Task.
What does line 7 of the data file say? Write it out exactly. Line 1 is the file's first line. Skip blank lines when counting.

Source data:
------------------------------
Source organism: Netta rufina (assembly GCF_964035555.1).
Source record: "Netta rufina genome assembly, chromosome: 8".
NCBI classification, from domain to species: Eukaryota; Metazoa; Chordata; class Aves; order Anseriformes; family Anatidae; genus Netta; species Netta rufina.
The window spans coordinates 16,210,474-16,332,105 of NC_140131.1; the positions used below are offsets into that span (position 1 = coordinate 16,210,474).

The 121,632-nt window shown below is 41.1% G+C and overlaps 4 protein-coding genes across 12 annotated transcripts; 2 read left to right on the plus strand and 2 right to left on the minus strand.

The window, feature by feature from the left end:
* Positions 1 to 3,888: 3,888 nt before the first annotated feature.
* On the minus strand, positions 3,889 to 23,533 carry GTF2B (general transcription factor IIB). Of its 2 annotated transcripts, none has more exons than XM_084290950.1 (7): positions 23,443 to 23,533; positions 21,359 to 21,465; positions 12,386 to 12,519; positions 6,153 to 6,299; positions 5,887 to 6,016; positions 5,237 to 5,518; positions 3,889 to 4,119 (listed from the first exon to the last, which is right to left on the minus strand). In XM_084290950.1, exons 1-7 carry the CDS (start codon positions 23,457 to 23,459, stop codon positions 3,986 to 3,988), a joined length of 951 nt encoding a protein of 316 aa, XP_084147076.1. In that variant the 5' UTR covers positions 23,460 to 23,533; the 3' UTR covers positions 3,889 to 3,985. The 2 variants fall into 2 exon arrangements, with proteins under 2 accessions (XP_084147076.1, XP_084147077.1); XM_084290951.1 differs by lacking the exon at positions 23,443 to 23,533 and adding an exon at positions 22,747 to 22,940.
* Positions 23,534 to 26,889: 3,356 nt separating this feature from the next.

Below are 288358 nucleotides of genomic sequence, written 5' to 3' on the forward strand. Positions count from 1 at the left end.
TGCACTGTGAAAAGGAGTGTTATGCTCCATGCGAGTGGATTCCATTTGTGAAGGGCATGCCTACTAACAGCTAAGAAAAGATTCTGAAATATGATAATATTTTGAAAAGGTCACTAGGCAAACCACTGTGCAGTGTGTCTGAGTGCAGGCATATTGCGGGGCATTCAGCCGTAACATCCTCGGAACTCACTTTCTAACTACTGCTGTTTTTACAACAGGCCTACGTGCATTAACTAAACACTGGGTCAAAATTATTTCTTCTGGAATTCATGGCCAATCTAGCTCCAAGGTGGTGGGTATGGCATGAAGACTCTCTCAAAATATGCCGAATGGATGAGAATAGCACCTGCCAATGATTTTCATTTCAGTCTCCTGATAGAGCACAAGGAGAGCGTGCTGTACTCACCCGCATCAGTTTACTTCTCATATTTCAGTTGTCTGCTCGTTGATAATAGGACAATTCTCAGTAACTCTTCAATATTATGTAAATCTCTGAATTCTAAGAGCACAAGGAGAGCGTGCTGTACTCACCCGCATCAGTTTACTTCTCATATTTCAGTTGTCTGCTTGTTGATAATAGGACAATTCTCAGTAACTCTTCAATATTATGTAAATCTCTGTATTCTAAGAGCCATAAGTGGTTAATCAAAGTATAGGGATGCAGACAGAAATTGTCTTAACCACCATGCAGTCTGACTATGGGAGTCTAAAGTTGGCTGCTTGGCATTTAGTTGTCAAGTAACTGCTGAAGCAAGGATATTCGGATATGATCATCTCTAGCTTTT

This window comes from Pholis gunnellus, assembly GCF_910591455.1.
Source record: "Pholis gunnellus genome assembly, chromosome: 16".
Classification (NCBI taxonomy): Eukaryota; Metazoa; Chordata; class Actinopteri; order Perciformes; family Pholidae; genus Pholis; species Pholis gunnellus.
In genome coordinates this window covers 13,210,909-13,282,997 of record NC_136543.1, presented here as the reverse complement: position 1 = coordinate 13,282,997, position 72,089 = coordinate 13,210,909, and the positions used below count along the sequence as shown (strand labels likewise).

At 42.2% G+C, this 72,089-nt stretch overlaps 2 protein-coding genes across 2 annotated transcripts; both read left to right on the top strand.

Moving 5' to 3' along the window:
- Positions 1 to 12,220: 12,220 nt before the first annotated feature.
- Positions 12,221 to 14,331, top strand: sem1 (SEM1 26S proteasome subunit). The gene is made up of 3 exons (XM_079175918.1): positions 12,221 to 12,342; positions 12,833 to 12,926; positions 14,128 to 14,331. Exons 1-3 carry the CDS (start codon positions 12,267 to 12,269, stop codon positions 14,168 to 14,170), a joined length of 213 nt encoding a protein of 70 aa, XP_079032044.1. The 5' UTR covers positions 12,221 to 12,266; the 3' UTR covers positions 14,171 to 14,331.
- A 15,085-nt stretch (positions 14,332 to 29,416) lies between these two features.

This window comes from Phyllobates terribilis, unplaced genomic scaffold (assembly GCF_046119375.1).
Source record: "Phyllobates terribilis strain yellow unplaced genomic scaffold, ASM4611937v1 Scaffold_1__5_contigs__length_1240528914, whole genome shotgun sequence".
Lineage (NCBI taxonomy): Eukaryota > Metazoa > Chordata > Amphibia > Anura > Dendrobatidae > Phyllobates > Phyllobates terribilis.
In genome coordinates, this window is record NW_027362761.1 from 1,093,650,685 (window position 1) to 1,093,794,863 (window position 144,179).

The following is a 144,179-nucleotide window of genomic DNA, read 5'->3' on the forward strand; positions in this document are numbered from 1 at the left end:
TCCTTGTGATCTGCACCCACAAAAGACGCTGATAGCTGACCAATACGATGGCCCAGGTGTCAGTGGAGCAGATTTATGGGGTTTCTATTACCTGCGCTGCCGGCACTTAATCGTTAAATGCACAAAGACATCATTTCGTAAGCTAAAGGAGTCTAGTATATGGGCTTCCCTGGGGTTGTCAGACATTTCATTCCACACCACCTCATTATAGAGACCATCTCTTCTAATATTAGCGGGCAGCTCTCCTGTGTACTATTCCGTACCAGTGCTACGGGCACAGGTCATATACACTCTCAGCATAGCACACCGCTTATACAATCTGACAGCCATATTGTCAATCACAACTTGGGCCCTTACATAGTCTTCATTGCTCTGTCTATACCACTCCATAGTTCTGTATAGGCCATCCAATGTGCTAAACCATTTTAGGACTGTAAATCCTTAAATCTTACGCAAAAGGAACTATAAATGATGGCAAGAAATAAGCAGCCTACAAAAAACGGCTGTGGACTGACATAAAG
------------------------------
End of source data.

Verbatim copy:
* Positions 1 to 3,888: 3,888 nt before the first annotated feature.